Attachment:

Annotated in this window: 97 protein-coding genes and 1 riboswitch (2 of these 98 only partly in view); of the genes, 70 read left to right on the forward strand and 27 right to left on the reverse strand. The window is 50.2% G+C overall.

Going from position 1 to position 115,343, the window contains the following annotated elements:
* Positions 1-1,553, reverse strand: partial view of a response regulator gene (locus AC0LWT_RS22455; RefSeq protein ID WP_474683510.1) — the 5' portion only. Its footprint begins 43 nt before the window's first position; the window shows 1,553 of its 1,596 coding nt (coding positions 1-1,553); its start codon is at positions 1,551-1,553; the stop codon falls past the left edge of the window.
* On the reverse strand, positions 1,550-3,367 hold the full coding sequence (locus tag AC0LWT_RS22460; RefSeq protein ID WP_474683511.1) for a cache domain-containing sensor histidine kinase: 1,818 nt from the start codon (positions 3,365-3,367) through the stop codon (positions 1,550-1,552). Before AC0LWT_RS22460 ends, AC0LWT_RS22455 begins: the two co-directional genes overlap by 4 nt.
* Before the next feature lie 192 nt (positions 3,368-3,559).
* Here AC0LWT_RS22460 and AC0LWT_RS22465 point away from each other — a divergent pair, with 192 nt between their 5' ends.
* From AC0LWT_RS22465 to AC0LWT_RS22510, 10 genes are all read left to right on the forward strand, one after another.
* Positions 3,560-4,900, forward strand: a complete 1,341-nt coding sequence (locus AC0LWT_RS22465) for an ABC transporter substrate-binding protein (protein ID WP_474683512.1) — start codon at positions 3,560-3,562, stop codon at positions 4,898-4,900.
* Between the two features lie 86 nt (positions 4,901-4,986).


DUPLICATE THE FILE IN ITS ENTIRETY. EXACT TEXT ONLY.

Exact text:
Annotated in this window: 97 protein-coding genes and 1 riboswitch (2 of these 98 only partly in view); of the genes, 70 read left to right on the forward strand and 27 right to left on the reverse strand. The window is 50.2% G+C overall.

Going from position 1 to position 115,343, the window contains the following annotated elements:
* Positions 1-1,553, reverse strand: partial view of a response regulator gene (locus AC0LWT_RS22455; RefSeq protein ID WP_474683510.1) — the 5' portion only. Its footprint begins 43 nt before the window's first position; the window shows 1,553 of its 1,596 coding nt (coding positions 1-1,553); its start codon is at positions 1,551-1,553; the stop codon falls past the left edge of the window.
* On the reverse strand, positions 1,550-3,367 hold the full coding sequence (locus tag AC0LWT_RS22460; RefSeq protein ID WP_474683511.1) for a cache domain-containing sensor histidine kinase: 1,818 nt from the start codon (positions 3,365-3,367) through the stop codon (positions 1,550-1,552). Before AC0LWT_RS22460 ends, AC0LWT_RS22455 begins: the two co-directional genes overlap by 4 nt.
* Before the next feature lie 192 nt (positions 3,368-3,559).
* Here AC0LWT_RS22460 and AC0LWT_RS22465 point away from each other — a divergent pair, with 192 nt between their 5' ends.
* From AC0LWT_RS22465 to AC0LWT_RS22510, 10 genes are all read left to right on the forward strand, one after another.
* Positions 3,560-4,900, forward strand: a complete 1,341-nt coding sequence (locus AC0LWT_RS22465) for an ABC transporter substrate-binding protein (protein ID WP_474683512.1) — start codon at positions 3,560-3,562, stop codon at positions 4,898-4,900.
* Between the two features lie 86 nt (positions 4,901-4,986).